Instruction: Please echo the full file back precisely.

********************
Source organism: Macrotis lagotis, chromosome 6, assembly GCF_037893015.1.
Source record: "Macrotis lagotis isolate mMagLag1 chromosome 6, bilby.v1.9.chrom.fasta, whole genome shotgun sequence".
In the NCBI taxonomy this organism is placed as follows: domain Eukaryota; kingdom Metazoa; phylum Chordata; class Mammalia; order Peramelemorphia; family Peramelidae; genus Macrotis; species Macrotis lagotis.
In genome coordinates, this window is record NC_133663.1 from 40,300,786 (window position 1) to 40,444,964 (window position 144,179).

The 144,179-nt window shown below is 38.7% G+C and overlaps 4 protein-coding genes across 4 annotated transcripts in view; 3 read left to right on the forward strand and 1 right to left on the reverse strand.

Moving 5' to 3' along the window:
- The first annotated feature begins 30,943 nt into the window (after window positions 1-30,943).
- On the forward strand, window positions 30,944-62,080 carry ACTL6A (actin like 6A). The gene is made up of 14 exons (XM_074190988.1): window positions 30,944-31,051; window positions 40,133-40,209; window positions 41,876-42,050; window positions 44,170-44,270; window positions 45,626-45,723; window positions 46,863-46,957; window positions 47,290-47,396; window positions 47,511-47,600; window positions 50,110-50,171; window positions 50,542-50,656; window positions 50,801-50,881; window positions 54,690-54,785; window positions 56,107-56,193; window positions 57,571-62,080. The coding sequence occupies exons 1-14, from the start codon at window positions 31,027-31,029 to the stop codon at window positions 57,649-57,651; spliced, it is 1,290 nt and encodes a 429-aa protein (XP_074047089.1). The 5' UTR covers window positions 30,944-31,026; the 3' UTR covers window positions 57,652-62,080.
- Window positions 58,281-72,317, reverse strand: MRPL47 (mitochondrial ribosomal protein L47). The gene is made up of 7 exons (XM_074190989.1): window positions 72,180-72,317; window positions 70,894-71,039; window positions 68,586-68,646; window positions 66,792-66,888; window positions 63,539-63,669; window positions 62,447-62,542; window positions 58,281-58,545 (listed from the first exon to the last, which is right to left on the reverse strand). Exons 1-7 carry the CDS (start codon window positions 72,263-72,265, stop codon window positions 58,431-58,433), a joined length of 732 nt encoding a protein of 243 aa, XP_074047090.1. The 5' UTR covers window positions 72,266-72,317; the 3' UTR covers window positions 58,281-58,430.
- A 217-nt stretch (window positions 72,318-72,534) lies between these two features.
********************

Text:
Source organism: Macrotis lagotis, chromosome 6, assembly GCF_037893015.1.
Source record: "Macrotis lagotis isolate mMagLag1 chromosome 6, bilby.v1.9.chrom.fasta, whole genome shotgun sequence".
In the NCBI taxonomy this organism is placed as follows: domain Eukaryota; kingdom Metazoa; phylum Chordata; class Mammalia; order Peramelemorphia; family Peramelidae; genus Macrotis; species Macrotis lagotis.
In genome coordinates, this window is record NC_133663.1 from 40,300,786 (window position 1) to 40,444,964 (window position 144,179).

The 144,179-nt window shown below is 38.7% G+C and overlaps 4 protein-coding genes across 4 annotated transcripts in view; 3 read left to right on the forward strand and 1 right to left on the reverse strand.

Moving 5' to 3' along the window:
- The first annotated feature begins 30,943 nt into the window (after window positions 1-30,943).
- On the forward strand, window positions 30,944-62,080 carry ACTL6A (actin like 6A). The gene is made up of 14 exons (XM_074190988.1): window positions 30,944-31,051; window positions 40,133-40,209; window positions 41,876-42,050; window positions 44,170-44,270; window positions 45,626-45,723; window positions 46,863-46,957; window positions 47,290-47,396; window positions 47,511-47,600; window positions 50,110-50,171; window positions 50,542-50,656; window positions 50,801-50,881; window positions 54,690-54,785; window positions 56,107-56,193; window positions 57,571-62,080. The coding sequence occupies exons 1-14, from the start codon at window positions 31,027-31,029 to the stop codon at window positions 57,649-57,651; spliced, it is 1,290 nt and encodes a 429-aa protein (XP_074047089.1). The 5' UTR covers window positions 30,944-31,026; the 3' UTR covers window positions 57,652-62,080.
- Window positions 58,281-72,317, reverse strand: MRPL47 (mitochondrial ribosomal protein L47). The gene is made up of 7 exons (XM_074190989.1): window positions 72,180-72,317; window positions 70,894-71,039; window positions 68,586-68,646; window positions 66,792-66,888; window positions 63,539-63,669; window positions 62,447-62,542; window positions 58,281-58,545 (listed from the first exon to the last, which is right to left on the reverse strand). Exons 1-7 carry the CDS (start codon window positions 72,263-72,265, stop codon window positions 58,431-58,433), a joined length of 732 nt encoding a protein of 243 aa, XP_074047090.1. The 5' UTR covers window positions 72,266-72,317; the 3' UTR covers window positions 58,281-58,430.
- A 217-nt stretch (window positions 72,318-72,534) lies between these two features.